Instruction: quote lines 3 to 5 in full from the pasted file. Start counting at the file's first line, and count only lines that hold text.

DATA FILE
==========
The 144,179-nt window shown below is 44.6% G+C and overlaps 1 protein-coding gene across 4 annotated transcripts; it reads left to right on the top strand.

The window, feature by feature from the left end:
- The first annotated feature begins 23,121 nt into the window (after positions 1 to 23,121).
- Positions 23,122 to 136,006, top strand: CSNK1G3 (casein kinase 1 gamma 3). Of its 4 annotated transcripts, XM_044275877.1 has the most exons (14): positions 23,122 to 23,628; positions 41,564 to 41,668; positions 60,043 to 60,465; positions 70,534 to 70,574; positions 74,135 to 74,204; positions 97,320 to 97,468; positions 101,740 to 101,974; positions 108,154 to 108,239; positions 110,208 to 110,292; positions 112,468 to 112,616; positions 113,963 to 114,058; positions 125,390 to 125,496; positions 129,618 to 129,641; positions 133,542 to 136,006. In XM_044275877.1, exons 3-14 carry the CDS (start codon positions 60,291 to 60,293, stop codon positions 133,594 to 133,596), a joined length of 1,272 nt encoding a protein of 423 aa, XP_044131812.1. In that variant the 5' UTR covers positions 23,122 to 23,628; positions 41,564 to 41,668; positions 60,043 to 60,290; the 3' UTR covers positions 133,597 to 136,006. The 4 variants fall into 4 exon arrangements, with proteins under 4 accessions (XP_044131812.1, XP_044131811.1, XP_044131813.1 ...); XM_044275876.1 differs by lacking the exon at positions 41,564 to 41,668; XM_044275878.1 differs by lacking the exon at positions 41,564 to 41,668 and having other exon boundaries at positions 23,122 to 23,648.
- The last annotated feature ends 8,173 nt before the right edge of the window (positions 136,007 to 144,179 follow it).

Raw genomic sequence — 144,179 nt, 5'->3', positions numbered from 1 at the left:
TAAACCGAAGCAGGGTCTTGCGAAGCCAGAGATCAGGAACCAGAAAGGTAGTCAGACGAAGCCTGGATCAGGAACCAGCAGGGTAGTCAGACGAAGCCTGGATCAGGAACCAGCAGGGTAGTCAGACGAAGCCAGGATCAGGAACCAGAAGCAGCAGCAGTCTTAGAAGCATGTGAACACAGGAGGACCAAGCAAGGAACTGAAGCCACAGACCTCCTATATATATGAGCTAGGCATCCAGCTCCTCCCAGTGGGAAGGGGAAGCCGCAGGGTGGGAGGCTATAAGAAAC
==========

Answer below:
- The first annotated feature begins 23,121 nt into the window (after positions 1 to 23,121).
- Positions 23,122 to 136,006, top strand: CSNK1G3 (casein kinase 1 gamma 3). Of its 4 annotated transcripts, XM_044275877.1 has the most exons (14): positions 23,122 to 23,628; positions 41,564 to 41,668; positions 60,043 to 60,465; positions 70,534 to 70,574; positions 74,135 to 74,204; positions 97,320 to 97,468; positions 101,740 to 101,974; positions 108,154 to 108,239; positions 110,208 to 110,292; positions 112,468 to 112,616; positions 113,963 to 114,058; positions 125,390 to 125,496; positions 129,618 to 129,641; positions 133,542 to 136,006. In XM_044275877.1, exons 3-14 carry the CDS (start codon positions 60,291 to 60,293, stop codon positions 133,594 to 133,596), a joined length of 1,272 nt encoding a protein of 423 aa, XP_044131812.1. In that variant the 5' UTR covers positions 23,122 to 23,628; positions 41,564 to 41,668; positions 60,043 to 60,290; the 3' UTR covers positions 133,597 to 136,006. The 4 variants fall into 4 exon arrangements, with proteins under 4 accessions (XP_044131812.1, XP_044131811.1, XP_044131813.1 ...); XM_044275876.1 differs by lacking the exon at positions 41,564 to 41,668; XM_044275878.1 differs by lacking the exon at positions 41,564 to 41,668 and having other exon boundaries at positions 23,122 to 23,648.
- The last annotated feature ends 8,173 nt before the right edge of the window (positions 136,007 to 144,179 follow it).